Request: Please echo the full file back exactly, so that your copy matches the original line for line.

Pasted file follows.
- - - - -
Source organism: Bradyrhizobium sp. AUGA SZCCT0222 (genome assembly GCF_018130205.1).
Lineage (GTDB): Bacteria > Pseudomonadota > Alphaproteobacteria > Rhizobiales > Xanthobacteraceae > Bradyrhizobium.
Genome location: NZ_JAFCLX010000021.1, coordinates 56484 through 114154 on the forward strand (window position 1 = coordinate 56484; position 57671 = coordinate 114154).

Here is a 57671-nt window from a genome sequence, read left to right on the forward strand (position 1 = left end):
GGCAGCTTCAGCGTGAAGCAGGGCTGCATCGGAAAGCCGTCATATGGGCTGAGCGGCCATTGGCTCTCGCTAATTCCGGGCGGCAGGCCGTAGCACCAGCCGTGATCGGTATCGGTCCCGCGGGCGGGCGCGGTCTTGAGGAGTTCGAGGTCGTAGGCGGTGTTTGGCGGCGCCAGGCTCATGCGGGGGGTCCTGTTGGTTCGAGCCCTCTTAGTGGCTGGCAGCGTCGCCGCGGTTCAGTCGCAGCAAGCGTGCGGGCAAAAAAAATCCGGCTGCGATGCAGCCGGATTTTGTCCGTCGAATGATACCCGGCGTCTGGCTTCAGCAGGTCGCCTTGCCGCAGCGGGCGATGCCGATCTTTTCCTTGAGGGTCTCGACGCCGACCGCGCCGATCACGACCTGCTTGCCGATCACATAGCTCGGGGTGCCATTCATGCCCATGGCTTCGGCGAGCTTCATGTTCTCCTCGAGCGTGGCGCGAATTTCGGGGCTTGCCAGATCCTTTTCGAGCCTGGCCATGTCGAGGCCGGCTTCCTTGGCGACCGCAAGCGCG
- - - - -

Source organism: Bradyrhizobium sp. AUGA SZCCT0222 (genome assembly GCF_018130205.1).
Lineage (GTDB): Bacteria > Pseudomonadota > Alphaproteobacteria > Rhizobiales > Xanthobacteraceae > Bradyrhizobium.
Genome location: NZ_JAFCLX010000021.1, coordinates 56484 through 114154 on the forward strand (window position 1 = coordinate 56484; position 57671 = coordinate 114154).

Here is a 57671-nt window from a genome sequence, read left to right on the forward strand (position 1 = left end):
GGCAGCTTCAGCGTGAAGCAGGGCTGCATCGGAAAGCCGTCATATGGGCTGAGCGGCCATTGGCTCTCGCTAATTCCGGGCGGCAGGCCGTAGCACCAGCCGTGATCGGTATCGGTCCCGCGGGCGGGCGCGGTCTTGAGGAGTTCGAGGTCGTAGGCGGTGTTTGGCGGCGCCAGGCTCATGCGGGGGGTCCTGTTGGTTCGAGCCCTCTTAGTGGCTGGCAGCGTCGCCGCGGTTCAGTCGCAGCAAGCGTGCGGGCAAAAAAAATCCGGCTGCGATGCAGCCGGATTTTGTCCGTCGAATGATACCCGGCGTCTGGCTTCAGCAGGTCGCCTTGCCGCAGCGGGCGATGCCGATCTTTTCCTTGAGGGTCTCGACGCCGACCGCGCCGATCACGACCTGCTTGCCGATCACATAGCTCGGGGTGCCATTCATGCCCATGGCTTCGGCGAGCTTCATGTTCTCCTCGAGCGTGGCGCGAATTTCGGGGCTTGCCAGATCCTTTTCGAGCCTGGCCATGTCGAGGCCGGCTTCCTTGGCGACCGCAAGCGCG